Are there heavy metals lurking in your fruit juice?
Yes, according to a recent analysis by Consumer Reports (CR). CR tested 45 fruit juices in four popular flavors—apple, grape, pear and fruit blends—sold in the U.S. and found “elevated levels” of arsenic, cadmium and lead.
The levels were “concerning,” according to CR. Even more worrisome? Toxic heavy metals were found in nearly half of the juices tested.
The testing analyzed 24 national, store and private-label brands. Results included potentially harmful levels of cadmium, inorganic arsenic (the type most harmful to health) and/or lead in 47 percent of juices tested.
Out of all the flavors, grape juice and juice blends had the highest average of heavy metal levels.
Toxic heavy metals are known for their silent but deadly effects. Humans are exposed to heavy metals in a variety of ways including pesticides in food, contaminated drinking water, personal care products and amalgam dental fillings.
The toxins are the most dangerous when the effects are cumulative. In other words, the more you are exposed to heavy metals, the greater the risk. According to chemist, Tunde Akinleye, who led the testing:
“In the course of a lifetime, the average person will come into contact with these metals [cadmium, inorganic arsenic, lead and mercury] many times, from many sources. We’re exposed to these metals so frequently during our lives that it’s vital to limit exposures early on.”
CR’s test results are particularly alarming for a couple of reasons. For one, fruit juices are often marketed to children, who may be seriously harmed by heavy metal exposure even at low levels. Children who suffer chronic heavy metal exposure may experience lowered IQ, cancer, type 2 diabetes and behavioral problems, among other health issues.
Secondly, these heavy metals wouldn’t be showing up in our food and drink had our regulators at the U.S. Food and Drug Administration (FDA) taken the issue more seriously.
In 2013, the FDA proposed setting a threshold of 10 parts per billion (ppb) of inorganic arsenic in apple juice, the federal standard for arsenic in drinking water. The move followed earlier testing by Dr. Oz and CR in 2011, which found arsenic in apple juice. About 10 percent of the samples exceeded the U.S Environmental Protection Agency’s limit for arsenic in drinking water.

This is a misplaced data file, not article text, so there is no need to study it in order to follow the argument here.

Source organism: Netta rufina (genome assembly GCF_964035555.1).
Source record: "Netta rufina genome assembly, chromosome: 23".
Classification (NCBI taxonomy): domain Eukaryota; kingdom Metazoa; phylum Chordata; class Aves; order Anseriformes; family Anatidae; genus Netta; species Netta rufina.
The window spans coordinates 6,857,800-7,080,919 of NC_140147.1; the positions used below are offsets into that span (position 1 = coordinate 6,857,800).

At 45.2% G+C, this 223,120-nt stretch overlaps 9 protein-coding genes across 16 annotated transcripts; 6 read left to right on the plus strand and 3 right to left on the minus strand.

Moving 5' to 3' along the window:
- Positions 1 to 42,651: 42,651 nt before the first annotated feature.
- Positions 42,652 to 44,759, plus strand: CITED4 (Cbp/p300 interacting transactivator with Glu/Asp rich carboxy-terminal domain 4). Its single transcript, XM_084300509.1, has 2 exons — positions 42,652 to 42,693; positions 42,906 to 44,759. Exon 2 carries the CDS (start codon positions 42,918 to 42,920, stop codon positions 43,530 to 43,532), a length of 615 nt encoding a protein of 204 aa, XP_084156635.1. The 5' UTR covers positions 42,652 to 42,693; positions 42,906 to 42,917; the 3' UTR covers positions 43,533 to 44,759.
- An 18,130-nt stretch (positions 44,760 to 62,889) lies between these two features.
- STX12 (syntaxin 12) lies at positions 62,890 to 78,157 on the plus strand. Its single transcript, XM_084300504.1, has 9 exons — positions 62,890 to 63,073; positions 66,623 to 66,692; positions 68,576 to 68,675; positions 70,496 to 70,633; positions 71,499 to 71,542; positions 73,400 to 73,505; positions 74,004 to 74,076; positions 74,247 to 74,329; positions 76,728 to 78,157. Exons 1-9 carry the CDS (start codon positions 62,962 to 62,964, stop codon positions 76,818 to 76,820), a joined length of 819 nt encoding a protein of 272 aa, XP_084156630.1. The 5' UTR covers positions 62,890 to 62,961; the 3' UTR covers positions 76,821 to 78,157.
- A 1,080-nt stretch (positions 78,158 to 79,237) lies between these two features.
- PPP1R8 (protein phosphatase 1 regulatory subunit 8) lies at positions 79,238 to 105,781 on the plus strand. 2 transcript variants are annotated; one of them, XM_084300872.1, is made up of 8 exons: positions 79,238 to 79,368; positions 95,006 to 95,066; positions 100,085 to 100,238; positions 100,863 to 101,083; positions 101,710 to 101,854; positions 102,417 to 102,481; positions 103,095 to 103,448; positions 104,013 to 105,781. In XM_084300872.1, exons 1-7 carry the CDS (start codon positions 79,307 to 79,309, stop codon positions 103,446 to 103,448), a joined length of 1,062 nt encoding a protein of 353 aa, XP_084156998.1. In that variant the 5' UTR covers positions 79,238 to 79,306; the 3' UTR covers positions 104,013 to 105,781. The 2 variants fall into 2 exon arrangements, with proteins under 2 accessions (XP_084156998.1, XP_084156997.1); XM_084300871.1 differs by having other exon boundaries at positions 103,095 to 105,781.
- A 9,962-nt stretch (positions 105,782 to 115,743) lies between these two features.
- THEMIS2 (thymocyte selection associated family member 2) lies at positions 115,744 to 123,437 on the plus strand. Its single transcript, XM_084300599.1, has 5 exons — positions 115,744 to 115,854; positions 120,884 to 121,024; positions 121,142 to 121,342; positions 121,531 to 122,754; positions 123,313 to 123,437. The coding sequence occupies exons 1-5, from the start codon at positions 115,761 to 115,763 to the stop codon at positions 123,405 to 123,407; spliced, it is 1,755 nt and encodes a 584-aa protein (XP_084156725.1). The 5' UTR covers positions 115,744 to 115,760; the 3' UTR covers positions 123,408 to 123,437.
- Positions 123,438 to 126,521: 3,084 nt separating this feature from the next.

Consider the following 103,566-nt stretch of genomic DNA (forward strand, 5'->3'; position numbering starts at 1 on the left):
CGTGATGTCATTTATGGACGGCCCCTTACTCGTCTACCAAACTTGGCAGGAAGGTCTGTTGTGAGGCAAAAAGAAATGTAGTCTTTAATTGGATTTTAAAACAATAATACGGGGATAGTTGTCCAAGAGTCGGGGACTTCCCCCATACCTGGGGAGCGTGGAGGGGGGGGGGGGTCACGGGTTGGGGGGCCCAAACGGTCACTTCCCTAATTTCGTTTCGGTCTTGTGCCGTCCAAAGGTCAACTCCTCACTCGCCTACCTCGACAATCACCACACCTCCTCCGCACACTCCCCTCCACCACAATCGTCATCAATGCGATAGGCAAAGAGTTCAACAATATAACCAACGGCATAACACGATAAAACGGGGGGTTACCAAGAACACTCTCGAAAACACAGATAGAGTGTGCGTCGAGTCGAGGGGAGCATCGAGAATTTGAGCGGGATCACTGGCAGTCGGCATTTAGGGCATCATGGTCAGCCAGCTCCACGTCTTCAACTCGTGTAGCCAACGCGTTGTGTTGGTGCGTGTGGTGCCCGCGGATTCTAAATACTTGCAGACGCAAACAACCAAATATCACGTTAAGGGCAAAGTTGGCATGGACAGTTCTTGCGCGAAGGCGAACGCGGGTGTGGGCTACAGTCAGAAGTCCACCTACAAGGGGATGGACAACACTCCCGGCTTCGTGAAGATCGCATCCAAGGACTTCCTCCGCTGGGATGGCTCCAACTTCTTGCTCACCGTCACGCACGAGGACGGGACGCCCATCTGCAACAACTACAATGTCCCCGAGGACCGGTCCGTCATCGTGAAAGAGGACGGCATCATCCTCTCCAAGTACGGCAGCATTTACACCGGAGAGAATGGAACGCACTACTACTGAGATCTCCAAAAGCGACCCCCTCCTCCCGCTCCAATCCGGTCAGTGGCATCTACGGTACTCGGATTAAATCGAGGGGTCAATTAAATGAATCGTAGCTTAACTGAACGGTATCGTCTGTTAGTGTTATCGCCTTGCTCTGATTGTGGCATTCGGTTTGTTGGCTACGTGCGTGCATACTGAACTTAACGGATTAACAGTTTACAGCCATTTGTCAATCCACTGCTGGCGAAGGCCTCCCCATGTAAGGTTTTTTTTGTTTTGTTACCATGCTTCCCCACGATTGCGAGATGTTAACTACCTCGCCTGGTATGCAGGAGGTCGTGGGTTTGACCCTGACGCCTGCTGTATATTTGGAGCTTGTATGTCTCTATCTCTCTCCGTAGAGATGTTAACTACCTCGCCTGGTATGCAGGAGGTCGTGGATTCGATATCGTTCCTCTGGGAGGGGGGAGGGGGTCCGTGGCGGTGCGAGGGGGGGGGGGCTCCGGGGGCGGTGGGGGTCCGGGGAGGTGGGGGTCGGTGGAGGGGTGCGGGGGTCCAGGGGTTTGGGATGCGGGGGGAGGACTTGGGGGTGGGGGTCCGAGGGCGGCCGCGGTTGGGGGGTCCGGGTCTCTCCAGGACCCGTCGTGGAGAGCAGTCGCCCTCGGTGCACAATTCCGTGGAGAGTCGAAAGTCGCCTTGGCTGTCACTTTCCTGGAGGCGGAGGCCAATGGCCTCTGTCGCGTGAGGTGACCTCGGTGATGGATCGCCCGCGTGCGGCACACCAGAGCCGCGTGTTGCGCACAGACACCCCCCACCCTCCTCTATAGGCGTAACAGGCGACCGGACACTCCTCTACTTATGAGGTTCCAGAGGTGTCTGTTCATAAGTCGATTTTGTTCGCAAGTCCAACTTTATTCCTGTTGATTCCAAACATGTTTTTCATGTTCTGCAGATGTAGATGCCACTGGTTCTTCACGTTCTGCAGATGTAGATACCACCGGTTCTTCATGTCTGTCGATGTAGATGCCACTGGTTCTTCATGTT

Regulators promised to lower the allowable limit by the end of 2018. But the FDA failed to act and the limit currently remains the same. Jean Halloran, director of food policy initiatives at CR, told CR magazine:
“We encourage the FDA to finalize the limit as soon as possible. And we have pushed the agency to establish an even lower threshold for inorganic arsenic in apple juice at 3 ppb. We also believe more juices should be covered, not just apple.”
The FDA does have a set limit for lead in juice. But it’s 50 ppb, a limit CR warns is far too high. The standard for lead in bottled water is 10 times lower, at 5 ppb.
As for cadmium, the FDA has no set limit for the heavy metal in juice. That oversight is disturbing considering exposure to cadmium is linked to kidney disease, diabetes, heart disease, cancer and osteoporosis.
Unfortunately, heavy metals are not the only threat lurking in fruit juice.
Recent testing by Moms Across America found glyphosate, the key active ingredient in Monsanto’s Roundup weedkiller, in six top-selling orange juice brands: Florida’s Natural, Tropicana, Minute Maid, Starter Bros, Signature Farms and Kirkland.
Most noteworthy about this testing is that glyphosate—an herbicide linked to cancer by the World Health Organization—is turning up in products labeled “natural.”
Consumers seek out products that are labeled “natural,” because they believe those products are pesticide-free. And companies like Florida’s Natural use the word “natural” because they know consumers look for it—and will pay a premium for it.
If you expect products labeled “natural” to be free from unnatural ingredients—including agrochemicals linked to cancer—let Florida’s Natural know.
Click here to tell Florida’s Natural: Orange juice with Roundup weedkiller isn’t “natural!”